By losing to Iceland, Roy Hodgson and the English team have managed to make themselves more unpopular in the country than David Cameron, Boris Johnson and Jeremy Corbyn! No mean feat that. Wales, the land of my fathers, has now progressed further than England in the Euros: enough said.
The immediate very short term effect of Brexit for the grain trade, has been beneficial: that is to say sterling has weakened by 76p against the euro pre referendum day, to 83p today (27/06/16). On Friday 24 June Liffe wheat futures increased by £3 with another £3 today, so £6 to £8 up since 23 June. We had better enjoy this as it might be as good as it gets.
Almost irrespective of the accepted fundamentals of supply and demand – which haven’t actually changed – our grain market will now be dictated by foreign exchange in the short to medium term. That has always been vitally important to the area of exports that I am involved with, malting barley, where every tonne I sell to Europe needs to be converted from sterling to euros. But it’s even more important when Openfield is shipping 60,000 metric tons of wheat or feed barley to third countries outside the EU.
These trades are transacted in United States dollars and today sterling fell to its lowest point against the US dollar for 31 years. So this weakness of sterling against the dollar is also giving the UK potentially a big advantage now – so long as the dollar price is not already being undercut by someone from the Black Sea.
So what does the future hold for the UK outside of the European Union? Well, this week, the 27 EU leaders will meet without the UK for the first time. The UK position will be that we won’t activate article 50, the exit clause, in EU treaties, until our new prime minister is in place. That looks like being three to four months off.
Of course Germany, France and the rest will want the UK to commence divorce proceedings immediately: well tough luck. We are the only party that can trigger that mechanism, and as none of the Brexiters seemed to have a plan B anyway, in the event of the referendum actually going their way, they won’t be rushing to do anything any time soon.
This is the first time since the European Economic Community (EEC) was founded that anyone has asked to leave, so it won’t be quick or easy. The process could take up to two years. But while that is going on UK farmers are entitled to expect that current legislation will stay in place. That means that they will continue to receive the basic/single farm payment. Also they can still apply for aid through the rural development programme. These payments are already part of the EU budget for the next four years; technically they continue until the UK withdrawal has been finally sorted out.
More importantly, while this is going on we must still have access to the single market. Could the EU impose import tariffs upon UK grain being sold to Europe? Technically they could: two months ago I wrote that they could treat the UK like any third country and apply a €10 import levy, but that would be difficult while the divorce proceedings are still taking place.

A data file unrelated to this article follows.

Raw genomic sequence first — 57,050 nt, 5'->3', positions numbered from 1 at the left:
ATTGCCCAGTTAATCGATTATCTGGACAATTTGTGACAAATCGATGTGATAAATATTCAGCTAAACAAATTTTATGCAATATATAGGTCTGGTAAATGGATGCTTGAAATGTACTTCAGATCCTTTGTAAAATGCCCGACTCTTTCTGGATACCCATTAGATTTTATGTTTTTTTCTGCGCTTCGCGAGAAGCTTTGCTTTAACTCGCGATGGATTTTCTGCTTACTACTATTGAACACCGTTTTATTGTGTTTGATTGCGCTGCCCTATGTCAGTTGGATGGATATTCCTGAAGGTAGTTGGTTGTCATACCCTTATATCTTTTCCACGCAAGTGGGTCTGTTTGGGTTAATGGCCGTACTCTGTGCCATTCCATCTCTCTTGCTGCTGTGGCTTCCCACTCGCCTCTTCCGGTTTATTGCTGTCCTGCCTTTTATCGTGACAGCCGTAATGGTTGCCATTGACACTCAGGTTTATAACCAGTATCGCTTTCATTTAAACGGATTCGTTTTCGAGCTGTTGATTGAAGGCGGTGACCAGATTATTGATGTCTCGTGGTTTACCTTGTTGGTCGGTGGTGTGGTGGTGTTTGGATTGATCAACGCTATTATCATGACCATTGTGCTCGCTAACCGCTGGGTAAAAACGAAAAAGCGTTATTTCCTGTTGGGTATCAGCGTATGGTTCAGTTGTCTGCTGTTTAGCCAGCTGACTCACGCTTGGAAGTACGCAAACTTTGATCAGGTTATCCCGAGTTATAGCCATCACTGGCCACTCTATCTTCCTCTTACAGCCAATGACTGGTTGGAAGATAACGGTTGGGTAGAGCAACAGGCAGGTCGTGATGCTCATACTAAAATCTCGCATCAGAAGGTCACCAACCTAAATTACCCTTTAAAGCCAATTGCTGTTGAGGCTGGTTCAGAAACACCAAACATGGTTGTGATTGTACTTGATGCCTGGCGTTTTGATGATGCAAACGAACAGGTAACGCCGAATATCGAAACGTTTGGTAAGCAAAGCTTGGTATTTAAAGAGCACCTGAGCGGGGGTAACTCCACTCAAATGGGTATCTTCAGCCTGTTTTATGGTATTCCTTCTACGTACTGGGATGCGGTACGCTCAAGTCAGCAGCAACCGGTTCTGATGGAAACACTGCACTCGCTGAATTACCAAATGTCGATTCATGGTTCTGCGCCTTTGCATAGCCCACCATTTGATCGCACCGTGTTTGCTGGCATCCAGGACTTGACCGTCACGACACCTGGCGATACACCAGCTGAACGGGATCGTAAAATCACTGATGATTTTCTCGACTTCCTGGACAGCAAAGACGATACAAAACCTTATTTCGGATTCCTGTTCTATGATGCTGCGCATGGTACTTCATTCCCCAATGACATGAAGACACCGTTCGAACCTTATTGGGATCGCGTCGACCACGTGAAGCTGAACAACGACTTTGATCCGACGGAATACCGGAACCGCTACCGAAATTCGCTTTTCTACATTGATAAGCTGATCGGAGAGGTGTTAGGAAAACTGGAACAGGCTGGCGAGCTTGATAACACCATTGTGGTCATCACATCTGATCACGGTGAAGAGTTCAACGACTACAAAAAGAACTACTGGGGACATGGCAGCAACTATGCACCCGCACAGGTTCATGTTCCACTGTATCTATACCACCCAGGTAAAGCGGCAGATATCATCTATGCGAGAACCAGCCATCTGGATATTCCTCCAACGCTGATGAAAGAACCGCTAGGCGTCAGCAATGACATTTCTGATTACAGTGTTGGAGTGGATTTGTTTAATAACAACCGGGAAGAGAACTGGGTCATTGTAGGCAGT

Another short term benefit for farmers is they could now fix the euro foreign exchange rate against their September basic payment scheme payment which could increase it significantly over last year’s payment. Before we joined the then EEC, I was exporting malting barley to Europe, using contracts which stated “import levy for buyers account.” Sometimes it was for “sellers account” depending on who needed the deal the most. Quite often there was no levy at all; but it worked, and it would work again.
Returning to the UK grain market, the Brexit driven rise over the past few days has brought back the opportunity to make sales: you really should not miss this opportunity. Some of the basic feed values are back to figures at which I was recommending sales months ago. This applies especially on oilseed rape having seen a £25 drop in recent times for no real reason: don’t risk that again.
Harvest has begun in southern Europe. French winter barley has had quite a lot of rain recently but yields are OK so far. The crop estimates continue to rise in the USA, Canada, Russia, Ukraine and Australia, and we still have the record known stock of wheat and maize hanging over the market.
So my pre referendum advice remains the same: if you like the price (which apart from oilseed rape you won’t anyway) get on and sell some. I don’t believe we are going to have another record crop in the UK. Wheat crops that have received spray treatment at the right time look very robust, but others don’t. For me we just haven’t had the daylight hours of sunlight to give the optimum conditions for quality and quantity. If the wet weather continues in France milling wheat quality and premiums could be interesting. Spring malting barley continues to be the crop of the year in the south.
With all that’s happened in the last week we seem to be alternating from “don’t panic” to “we are all doomed,” but let’s be optimistic. We produce some very good cereals and oilseeds in the UK which Europe does need – as we want their Mercedes and BMWs. That will continue, single market or not. Meantime, while reviewing the damage done to my house value, pension fund and job prospects, I feel a chorus of “always look on the bright side of life” coming on.